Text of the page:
Shamans used body paint made of red oxide in many mystical rites, and in the ancient world it was used for ritual decoration of corpses and bones.
Water of a rusty color was deemed to have magical properties - such as the famous healing waters of Holy Chalice Well in Glastonbury, England.
This Rusty faery interacts with us on many different levels, concerned particularly with bodily health, decay, and regeneration.
But you might know her best in one of her more annoying guises:
as the cause of that first rust spot on that shiny new chrome surface.

Nippers
In the corner of old maps, one used to find the declaration, "Here be dragons."
This image being a map of Faery declares: "Here be nippers." In fact, here be several little nippers, two knockers, and one late blight.
Orchards have always been magical places, haunted by many spirits.
In Somerset, the spirit of the oldest tree was known as Apple Tee Man; he was propitiated with songs and cider to maintain fertility.
Yorkshire orchards were haunted by a fierce bogey called Awd Gogge, who frightened children but, protected the orchard fruit before the harvest.
The apple tree is an ancient symbol of the axis mundi, or the center of life - this orchards are a natural gateway into the faery realm and one always finds many faeries there.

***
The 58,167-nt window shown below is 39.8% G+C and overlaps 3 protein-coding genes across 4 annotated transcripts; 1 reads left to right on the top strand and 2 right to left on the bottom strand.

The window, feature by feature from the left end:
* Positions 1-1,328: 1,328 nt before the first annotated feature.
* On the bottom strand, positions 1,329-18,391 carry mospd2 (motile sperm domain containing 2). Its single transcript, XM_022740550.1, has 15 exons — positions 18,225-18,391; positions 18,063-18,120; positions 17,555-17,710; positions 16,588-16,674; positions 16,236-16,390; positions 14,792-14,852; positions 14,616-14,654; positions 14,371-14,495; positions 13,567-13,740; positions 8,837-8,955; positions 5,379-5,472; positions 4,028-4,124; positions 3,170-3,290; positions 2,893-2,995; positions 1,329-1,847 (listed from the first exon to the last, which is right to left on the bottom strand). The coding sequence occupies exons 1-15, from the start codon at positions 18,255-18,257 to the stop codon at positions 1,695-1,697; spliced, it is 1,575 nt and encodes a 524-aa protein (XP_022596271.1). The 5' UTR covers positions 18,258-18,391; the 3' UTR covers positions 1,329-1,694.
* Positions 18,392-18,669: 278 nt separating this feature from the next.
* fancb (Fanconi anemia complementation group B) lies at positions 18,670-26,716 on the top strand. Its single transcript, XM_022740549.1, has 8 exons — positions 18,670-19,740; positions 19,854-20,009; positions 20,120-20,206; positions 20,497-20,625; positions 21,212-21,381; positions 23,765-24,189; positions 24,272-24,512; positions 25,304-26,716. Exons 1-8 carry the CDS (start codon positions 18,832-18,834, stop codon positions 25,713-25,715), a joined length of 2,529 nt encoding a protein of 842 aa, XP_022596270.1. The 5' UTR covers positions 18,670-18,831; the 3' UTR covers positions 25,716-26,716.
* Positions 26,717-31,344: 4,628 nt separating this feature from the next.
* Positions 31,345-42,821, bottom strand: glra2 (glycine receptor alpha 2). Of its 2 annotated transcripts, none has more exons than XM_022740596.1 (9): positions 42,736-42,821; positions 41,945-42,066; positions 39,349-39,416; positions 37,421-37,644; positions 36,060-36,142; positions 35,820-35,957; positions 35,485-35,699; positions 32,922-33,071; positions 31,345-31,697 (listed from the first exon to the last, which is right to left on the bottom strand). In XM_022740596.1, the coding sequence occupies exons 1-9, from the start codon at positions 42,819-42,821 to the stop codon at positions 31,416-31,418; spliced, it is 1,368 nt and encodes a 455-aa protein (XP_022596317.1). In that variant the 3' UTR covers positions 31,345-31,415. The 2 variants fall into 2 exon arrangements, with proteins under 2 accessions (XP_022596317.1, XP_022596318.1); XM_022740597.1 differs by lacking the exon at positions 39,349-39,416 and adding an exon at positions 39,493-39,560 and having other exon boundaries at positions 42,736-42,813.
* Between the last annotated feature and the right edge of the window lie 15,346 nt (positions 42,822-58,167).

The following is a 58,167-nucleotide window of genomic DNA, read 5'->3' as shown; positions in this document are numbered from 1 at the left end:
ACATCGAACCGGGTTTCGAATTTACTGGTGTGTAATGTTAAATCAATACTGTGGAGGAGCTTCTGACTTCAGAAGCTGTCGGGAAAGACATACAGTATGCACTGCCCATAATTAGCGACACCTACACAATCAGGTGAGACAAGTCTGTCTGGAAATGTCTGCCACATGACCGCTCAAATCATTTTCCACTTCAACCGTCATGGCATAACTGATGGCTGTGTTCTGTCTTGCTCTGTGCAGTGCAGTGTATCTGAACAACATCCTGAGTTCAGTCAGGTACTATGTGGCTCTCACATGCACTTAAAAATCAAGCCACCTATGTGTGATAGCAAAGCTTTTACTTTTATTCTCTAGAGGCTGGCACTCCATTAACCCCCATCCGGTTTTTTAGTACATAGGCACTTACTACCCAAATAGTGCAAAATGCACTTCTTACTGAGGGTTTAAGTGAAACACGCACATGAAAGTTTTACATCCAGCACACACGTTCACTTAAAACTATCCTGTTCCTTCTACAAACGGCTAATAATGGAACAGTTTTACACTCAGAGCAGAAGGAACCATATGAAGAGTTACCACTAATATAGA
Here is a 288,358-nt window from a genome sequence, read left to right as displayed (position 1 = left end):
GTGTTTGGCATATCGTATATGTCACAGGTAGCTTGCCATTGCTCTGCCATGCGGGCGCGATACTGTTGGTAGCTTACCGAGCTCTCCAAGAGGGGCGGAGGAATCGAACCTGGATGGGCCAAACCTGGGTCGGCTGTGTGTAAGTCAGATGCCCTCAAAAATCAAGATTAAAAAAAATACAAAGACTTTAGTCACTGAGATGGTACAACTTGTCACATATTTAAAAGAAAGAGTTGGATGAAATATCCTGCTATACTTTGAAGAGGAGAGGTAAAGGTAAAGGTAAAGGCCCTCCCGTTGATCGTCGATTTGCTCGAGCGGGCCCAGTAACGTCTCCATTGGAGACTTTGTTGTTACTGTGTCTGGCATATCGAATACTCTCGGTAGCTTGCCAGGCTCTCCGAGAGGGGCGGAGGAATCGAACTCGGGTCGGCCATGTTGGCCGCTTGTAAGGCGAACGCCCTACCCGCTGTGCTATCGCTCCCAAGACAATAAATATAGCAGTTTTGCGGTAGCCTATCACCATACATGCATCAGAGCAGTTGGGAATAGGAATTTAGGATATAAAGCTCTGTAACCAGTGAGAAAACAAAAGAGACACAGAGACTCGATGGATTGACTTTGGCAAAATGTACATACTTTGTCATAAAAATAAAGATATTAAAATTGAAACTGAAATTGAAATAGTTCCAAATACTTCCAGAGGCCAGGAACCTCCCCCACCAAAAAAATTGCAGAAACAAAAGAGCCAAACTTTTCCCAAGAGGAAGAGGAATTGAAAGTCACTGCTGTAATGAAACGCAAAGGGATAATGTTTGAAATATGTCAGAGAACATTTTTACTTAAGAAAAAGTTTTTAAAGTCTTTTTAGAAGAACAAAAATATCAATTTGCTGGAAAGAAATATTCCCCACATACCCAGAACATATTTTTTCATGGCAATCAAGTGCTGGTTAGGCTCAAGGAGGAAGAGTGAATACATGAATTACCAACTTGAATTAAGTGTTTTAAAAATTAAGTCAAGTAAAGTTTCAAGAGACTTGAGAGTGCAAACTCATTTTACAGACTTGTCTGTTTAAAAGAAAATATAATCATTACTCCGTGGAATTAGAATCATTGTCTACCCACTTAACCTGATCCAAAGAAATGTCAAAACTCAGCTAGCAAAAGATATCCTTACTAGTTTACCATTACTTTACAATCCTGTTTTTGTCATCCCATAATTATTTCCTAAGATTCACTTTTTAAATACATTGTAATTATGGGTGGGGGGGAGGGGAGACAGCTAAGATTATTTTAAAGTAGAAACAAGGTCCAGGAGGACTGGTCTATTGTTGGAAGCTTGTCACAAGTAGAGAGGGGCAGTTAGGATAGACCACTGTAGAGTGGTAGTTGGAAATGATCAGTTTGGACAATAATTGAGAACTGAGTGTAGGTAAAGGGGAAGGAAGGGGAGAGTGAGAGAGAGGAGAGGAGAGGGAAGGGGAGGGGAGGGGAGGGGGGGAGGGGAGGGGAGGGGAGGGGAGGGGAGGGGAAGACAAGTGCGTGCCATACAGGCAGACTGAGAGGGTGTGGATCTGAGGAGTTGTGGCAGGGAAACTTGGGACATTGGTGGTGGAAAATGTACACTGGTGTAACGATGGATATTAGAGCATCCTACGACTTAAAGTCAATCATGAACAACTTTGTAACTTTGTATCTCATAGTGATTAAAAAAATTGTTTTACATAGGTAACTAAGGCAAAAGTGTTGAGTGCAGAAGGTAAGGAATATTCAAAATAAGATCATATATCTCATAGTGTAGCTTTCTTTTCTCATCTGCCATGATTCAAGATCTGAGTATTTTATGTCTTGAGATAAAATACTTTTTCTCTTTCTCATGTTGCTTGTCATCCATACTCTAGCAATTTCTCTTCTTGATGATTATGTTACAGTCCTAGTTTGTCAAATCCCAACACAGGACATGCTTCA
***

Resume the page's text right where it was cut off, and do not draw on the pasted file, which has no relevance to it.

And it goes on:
Here it is autumn in the apple orchard.
The Apple Tree Men look on while the first frost nips their precious fruit.
This is a faery time, for Halloween approches; the old year is ending and the Celtic new year is about to begin. The Trooping faeries prepare to move on to their winter home.
The Apple Queen also prepares, wearing the blossom crown of her youth. She remembers the warmth of the summer sun but does not regret it's passing.
She has nurtured her offspring, seen her promise fulfilled, and now she is ready to move on to the deeper levels of winter.
Through the cold dark months, the Apple Queen will regenerate and prepare for spring.
She is calm. Her work is done now.
The faeries around her busy, for what was given, must now be taken back.
The faery blights have come out to play:
apples, mildewed by faery sneezes, begin to rot, mold, and decay.
These blights might seem destructive, but the withering of the physical allows the full growth of the spirit.
The death of worn out ways of thinking regenerates into something new.